An autoimmune panel may be suggested including rheumatoid factor and anti-nuclear antibody test. Additionally, hormone testing may also be suggested including cortisol, testosterone, estrogen and progesterone.

Lab tests are meant to rule out other causes that may contribute to fatigue and pain like low iron or anemia, low thyroid or hypothyroidism and low vitamin B12 levels. Lab tests are generally normal in patients with fibromyalgia.

Conventional medical treatment of fibromyalgia includes prescription of analgesics like Tylenol or acetaminophen, non-steroidal anti-inflammatories or NSAIDS like ibuprofen, naproxen, diclofenac or similar drugs, muscle relaxants like methocarbamol, cyclobenzaprine or Flexeril and Baclofen.

Antidepressants that raise serotonin including fluoxetine or Prozac, citalopram or Celexa and duloxetine or Cymbalta are also recommended. Sleeping pills may be suggested including older tricyclic antidepressants like amitriptyline or Elavil.

Drugs that increase gamma amino butyric acid levels including Gabapentin or Pregabalin may also be suggested. Sleeping pills such as Zopiclone and Zolpidem may also be prescribed to help improve sleep quality for the short term.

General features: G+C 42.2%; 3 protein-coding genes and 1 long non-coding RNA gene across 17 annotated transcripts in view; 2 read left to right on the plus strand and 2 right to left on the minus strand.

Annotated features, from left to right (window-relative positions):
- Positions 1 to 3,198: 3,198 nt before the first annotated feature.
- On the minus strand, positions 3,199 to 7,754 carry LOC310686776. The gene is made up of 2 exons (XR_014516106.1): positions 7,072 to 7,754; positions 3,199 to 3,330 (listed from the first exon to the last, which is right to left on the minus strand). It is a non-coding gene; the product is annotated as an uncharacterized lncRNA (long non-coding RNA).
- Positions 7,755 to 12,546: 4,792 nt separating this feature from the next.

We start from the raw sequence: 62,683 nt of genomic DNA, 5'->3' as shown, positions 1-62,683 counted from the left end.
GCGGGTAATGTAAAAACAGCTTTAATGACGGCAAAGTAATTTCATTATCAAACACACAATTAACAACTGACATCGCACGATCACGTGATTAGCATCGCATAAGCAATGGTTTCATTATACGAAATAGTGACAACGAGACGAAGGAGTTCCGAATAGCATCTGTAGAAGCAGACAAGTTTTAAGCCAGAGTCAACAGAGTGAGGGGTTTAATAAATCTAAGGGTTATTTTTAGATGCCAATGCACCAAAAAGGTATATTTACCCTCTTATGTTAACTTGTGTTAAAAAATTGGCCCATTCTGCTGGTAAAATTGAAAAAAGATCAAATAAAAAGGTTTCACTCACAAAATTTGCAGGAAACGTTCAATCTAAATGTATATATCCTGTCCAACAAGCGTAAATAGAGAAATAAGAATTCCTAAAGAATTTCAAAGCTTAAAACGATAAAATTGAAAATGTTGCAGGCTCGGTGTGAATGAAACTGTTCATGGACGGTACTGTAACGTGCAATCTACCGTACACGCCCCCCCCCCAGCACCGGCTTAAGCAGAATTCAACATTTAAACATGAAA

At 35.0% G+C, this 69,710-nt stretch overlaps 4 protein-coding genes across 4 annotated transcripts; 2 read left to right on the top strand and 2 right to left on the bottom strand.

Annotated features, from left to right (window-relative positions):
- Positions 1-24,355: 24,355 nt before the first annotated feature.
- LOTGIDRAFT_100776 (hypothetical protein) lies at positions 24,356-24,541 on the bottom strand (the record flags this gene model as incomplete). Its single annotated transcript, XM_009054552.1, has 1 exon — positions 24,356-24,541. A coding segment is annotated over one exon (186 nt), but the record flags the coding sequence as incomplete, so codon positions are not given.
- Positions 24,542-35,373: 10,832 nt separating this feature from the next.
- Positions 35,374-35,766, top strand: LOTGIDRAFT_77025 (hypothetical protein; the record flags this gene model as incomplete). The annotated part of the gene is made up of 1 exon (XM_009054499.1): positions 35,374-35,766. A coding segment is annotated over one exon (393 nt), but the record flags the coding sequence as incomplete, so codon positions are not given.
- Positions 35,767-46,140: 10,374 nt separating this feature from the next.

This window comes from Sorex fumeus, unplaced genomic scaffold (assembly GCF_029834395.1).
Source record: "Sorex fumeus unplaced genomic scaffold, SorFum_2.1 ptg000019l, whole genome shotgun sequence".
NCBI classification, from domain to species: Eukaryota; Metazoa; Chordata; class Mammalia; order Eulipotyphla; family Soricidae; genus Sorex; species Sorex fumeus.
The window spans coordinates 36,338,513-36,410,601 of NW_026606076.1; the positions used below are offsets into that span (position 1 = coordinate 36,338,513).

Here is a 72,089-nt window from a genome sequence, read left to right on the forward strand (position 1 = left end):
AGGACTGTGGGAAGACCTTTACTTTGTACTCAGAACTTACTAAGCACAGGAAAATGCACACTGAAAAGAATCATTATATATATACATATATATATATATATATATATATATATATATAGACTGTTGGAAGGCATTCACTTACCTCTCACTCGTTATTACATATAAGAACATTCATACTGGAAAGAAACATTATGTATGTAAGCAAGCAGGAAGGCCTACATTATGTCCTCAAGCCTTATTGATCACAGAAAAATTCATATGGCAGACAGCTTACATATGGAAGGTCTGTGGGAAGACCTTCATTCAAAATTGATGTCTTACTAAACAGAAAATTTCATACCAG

Benzodiazepine drugs like lorazepam or Ativan, oxazepam or Serax and alprazolam or Xanax are generally frowned upon because of their habituating and addictive potential.

Physical therapy strategies for fibromyalgia include moderate aerobic exercise like bicycling, hiking and walking, light anaerobic exercise like weightlifting, gentle muscle stretching like tai chi and yoga, massage therapy, electric muscle stimulation, transcutaneous electro neural stimulation and laser therapy. Many studies have confirmed exercise and movement, although difficult and painful, helps to improve this condition as much as drug therapy.

A healthy, balanced diet including whole foods, ample vegetables and fruits and healthy proteins helps to contribute to optimal nutrition and overall well-being.

Supplements recommended include B12 and B-vitamins, calcium and magnesium. Many patients with fibromyalgia take magnesium daily, especially at nighttime to help relax muscle and promote sleep. B12 and B-complex vitamins are important for proper nerve function and energy generation.

Other supplements to help improve sleep duration and quality include melatonin, valerian, kava, GABA and l-theanine.

Herbal anti-inflammatory compounds include turmeric, ginger, Boswellia and willow bark may help reduce inflammation. Saint John’s wort works like a tricyclic antidepressant and may be beneficial to help improve moods, sleep and nerve pain. Some patients also report the use of cannabis products containing lower doses of THC and higher CBD levels help to control pain and improve sleep.